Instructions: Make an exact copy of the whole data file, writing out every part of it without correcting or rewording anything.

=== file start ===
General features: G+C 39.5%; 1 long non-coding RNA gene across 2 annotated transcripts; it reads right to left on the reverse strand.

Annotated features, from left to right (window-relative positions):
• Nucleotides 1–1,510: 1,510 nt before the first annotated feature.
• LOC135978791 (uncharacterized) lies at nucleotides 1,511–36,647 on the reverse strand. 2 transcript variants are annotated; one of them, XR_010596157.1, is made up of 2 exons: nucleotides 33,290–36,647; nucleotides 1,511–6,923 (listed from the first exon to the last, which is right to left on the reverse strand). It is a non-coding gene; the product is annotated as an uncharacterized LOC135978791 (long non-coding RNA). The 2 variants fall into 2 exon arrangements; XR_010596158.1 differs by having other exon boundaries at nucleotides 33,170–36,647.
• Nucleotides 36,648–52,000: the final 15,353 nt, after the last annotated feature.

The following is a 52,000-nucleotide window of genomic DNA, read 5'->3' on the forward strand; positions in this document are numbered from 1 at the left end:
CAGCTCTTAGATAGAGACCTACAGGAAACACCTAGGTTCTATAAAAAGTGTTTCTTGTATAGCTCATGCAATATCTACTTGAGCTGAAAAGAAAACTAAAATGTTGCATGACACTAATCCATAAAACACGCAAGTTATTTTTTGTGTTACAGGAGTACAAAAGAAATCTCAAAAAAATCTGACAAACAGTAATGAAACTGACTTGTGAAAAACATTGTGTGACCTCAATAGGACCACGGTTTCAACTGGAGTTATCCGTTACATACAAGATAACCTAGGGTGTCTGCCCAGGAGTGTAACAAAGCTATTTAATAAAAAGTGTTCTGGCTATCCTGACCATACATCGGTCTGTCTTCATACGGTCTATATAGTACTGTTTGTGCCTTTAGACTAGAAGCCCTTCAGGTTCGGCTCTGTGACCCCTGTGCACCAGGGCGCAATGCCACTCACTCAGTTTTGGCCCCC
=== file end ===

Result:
General features: G+C 39.5%; 1 long non-coding RNA gene across 2 annotated transcripts; it reads right to left on the reverse strand.

Annotated features, from left to right (window-relative positions):
• Nucleotides 1–1,510: 1,510 nt before the first annotated feature.
• LOC135978791 (uncharacterized) lies at nucleotides 1,511–36,647 on the reverse strand. 2 transcript variants are annotated; one of them, XR_010596157.1, is made up of 2 exons: nucleotides 33,290–36,647; nucleotides 1,511–6,923 (listed from the first exon to the last, which is right to left on the reverse strand). It is a non-coding gene; the product is annotated as an uncharacterized LOC135978791 (long non-coding RNA). The 2 variants fall into 2 exon arrangements; XR_010596158.1 differs by having other exon boundaries at nucleotides 33,170–36,647.
• Nucleotides 36,648–52,000: the final 15,353 nt, after the last annotated feature.

The following is a 52,000-nucleotide window of genomic DNA, read 5'->3' on the forward strand; positions in this document are numbered from 1 at the left end:
CAGCTCTTAGATAGAGACCTACAGGAAACACCTAGGTTCTATAAAAAGTGTTTCTTGTATAGCTCATGCAATATCTACTTGAGCTGAAAAGAAAACTAAAATGTTGCATGACACTAATCCATAAAACACGCAAGTTATTTTTTGTGTTACAGGAGTACAAAAGAAATCTCAAAAAAATCTGACAAACAGTAATGAAACTGACTTGTGAAAAACATTGTGTGACCTCAATAGGACCACGGTTTCAACTGGAGTTATCCGTTACATACAAGATAACCTAGGGTGTCTGCCCAGGAGTGTAACAAAGCTATTTAATAAAAAGTGTTCTGGCTATCCTGACCATACATCGGTCTGTCTTCATACGGTCTATATAGTACTGTTTGTGCCTTTAGACTAGAAGCCCTTCAGGTTCGGCTCTGTGACCCCTGTGCACCAGGGCGCAATGCCACTCACTCAGTTTTGGCCCCC